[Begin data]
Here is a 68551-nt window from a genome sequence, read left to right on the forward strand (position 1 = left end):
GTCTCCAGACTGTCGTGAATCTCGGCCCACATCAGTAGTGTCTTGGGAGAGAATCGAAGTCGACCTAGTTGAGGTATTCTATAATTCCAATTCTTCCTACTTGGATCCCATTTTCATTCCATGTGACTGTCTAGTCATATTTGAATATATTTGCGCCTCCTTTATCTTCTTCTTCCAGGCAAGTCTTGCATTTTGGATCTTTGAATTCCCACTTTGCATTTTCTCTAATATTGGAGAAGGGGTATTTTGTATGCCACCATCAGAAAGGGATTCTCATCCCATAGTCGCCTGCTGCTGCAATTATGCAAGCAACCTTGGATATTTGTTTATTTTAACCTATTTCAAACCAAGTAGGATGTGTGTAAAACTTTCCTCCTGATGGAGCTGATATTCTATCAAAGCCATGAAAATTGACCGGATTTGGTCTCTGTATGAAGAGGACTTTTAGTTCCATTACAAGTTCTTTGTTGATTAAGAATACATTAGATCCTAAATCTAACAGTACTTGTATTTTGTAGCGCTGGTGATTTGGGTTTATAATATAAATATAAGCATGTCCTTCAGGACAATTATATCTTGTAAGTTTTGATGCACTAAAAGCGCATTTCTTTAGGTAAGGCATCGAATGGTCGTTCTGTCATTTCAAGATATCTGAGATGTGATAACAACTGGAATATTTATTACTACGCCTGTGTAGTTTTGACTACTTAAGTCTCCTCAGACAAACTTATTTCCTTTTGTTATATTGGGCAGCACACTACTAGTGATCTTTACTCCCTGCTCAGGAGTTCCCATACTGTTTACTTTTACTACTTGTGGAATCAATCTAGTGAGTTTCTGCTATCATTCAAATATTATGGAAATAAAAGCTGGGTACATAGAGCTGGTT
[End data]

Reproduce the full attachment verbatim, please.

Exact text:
Here is a 68551-nt window from a genome sequence, read left to right on the forward strand (position 1 = left end):
GTCTCCAGACTGTCGTGAATCTCGGCCCACATCAGTAGTGTCTTGGGAGAGAATCGAAGTCGACCTAGTTGAGGTATTCTATAATTCCAATTCTTCCTACTTGGATCCCATTTTCATTCCATGTGACTGTCTAGTCATATTTGAATATATTTGCGCCTCCTTTATCTTCTTCTTCCAGGCAAGTCTTGCATTTTGGATCTTTGAATTCCCACTTTGCATTTTCTCTAATATTGGAGAAGGGGTATTTTGTATGCCACCATCAGAAAGGGATTCTCATCCCATAGTCGCCTGCTGCTGCAATTATGCAAGCAACCTTGGATATTTGTTTATTTTAACCTATTTCAAACCAAGTAGGATGTGTGTAAAACTTTCCTCCTGATGGAGCTGATATTCTATCAAAGCCATGAAAATTGACCGGATTTGGTCTCTGTATGAAGAGGACTTTTAGTTCCATTACAAGTTCTTTGTTGATTAAGAATACATTAGATCCTAAATCTAACAGTACTTGTATTTTGTAGCGCTGGTGATTTGGGTTTATAATATAAATATAAGCATGTCCTTCAGGACAATTATATCTTGTAAGTTTTGATGCACTAAAAGCGCATTTCTTTAGGTAAGGCATCGAATGGTCGTTCTGTCATTTCAAGATATCTGAGATGTGATAACAACTGGAATATTTATTACTACGCCTGTGTAGTTTTGACTACTTAAGTCTCCTCAGACAAACTTATTTCCTTTTGTTATATTGGGCAGCACACTACTAGTGATCTTTACTCCCTGCTCAGGAGTTCCCATACTGTTTACTTTTACTACTTGTGGAATCAATCTAGTGAGTTTCTGCTATCATTCAAATATTATGGAAATAAAAGCTGGGTACATAGAGCTGGTT